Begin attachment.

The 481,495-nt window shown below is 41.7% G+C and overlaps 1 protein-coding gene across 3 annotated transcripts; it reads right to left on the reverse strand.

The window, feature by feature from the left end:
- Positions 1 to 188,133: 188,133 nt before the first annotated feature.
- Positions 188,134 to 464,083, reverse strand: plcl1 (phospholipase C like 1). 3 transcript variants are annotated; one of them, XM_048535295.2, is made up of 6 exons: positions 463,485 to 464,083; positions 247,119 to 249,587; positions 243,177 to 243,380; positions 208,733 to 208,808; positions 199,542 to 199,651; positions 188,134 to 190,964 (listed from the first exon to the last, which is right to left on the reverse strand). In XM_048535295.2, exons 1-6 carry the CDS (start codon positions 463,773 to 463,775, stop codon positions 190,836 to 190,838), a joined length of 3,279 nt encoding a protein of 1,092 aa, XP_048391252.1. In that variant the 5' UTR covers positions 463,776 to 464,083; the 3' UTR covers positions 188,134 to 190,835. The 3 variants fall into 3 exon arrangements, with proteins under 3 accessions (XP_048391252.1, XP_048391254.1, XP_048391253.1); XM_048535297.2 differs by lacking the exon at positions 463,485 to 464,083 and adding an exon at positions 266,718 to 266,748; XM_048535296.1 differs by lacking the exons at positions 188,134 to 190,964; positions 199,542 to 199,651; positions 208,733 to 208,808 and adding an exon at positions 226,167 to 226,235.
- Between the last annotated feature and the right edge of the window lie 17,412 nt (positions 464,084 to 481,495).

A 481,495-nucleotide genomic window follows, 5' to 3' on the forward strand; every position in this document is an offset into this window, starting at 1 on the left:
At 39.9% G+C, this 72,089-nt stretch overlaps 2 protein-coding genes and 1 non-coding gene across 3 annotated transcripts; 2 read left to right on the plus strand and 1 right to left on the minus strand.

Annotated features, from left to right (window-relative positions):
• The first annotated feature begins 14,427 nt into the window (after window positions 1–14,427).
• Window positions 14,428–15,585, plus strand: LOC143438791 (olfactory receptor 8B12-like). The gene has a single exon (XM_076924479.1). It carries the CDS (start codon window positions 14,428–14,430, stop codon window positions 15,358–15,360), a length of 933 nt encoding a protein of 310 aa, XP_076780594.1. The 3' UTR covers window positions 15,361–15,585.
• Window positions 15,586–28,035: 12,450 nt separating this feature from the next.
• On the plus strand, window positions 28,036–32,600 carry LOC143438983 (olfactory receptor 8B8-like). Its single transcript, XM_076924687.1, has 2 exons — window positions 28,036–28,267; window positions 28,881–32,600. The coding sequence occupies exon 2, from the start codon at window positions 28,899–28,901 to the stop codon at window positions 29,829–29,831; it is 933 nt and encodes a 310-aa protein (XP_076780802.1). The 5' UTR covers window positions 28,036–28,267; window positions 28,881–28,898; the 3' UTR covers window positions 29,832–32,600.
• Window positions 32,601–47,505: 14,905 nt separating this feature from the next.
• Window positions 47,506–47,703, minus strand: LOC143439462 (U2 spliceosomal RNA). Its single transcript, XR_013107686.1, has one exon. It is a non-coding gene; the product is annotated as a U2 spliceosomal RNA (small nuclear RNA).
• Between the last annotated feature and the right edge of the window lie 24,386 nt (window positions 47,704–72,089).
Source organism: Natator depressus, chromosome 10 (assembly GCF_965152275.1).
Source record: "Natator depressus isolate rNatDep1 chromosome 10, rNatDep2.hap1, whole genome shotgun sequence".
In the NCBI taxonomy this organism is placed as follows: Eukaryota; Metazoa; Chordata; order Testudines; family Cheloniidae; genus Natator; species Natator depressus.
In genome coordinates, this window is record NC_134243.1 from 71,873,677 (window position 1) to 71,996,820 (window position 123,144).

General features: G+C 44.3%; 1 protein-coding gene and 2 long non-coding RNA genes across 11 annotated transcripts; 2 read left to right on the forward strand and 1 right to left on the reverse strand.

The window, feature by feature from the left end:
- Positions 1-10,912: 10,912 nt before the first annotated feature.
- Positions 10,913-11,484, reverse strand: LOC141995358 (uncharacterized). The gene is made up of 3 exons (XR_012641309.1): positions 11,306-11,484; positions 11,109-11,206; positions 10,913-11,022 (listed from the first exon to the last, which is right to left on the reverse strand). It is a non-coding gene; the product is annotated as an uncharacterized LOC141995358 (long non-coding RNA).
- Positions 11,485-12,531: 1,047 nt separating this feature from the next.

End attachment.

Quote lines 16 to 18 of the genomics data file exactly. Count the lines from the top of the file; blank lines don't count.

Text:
Source organism: Natator depressus, chromosome 10 (assembly GCF_965152275.1).
Source record: "Natator depressus isolate rNatDep1 chromosome 10, rNatDep2.hap1, whole genome shotgun sequence".
In the NCBI taxonomy this organism is placed as follows: Eukaryota; Metazoa; Chordata; order Testudines; family Cheloniidae; genus Natator; species Natator depressus.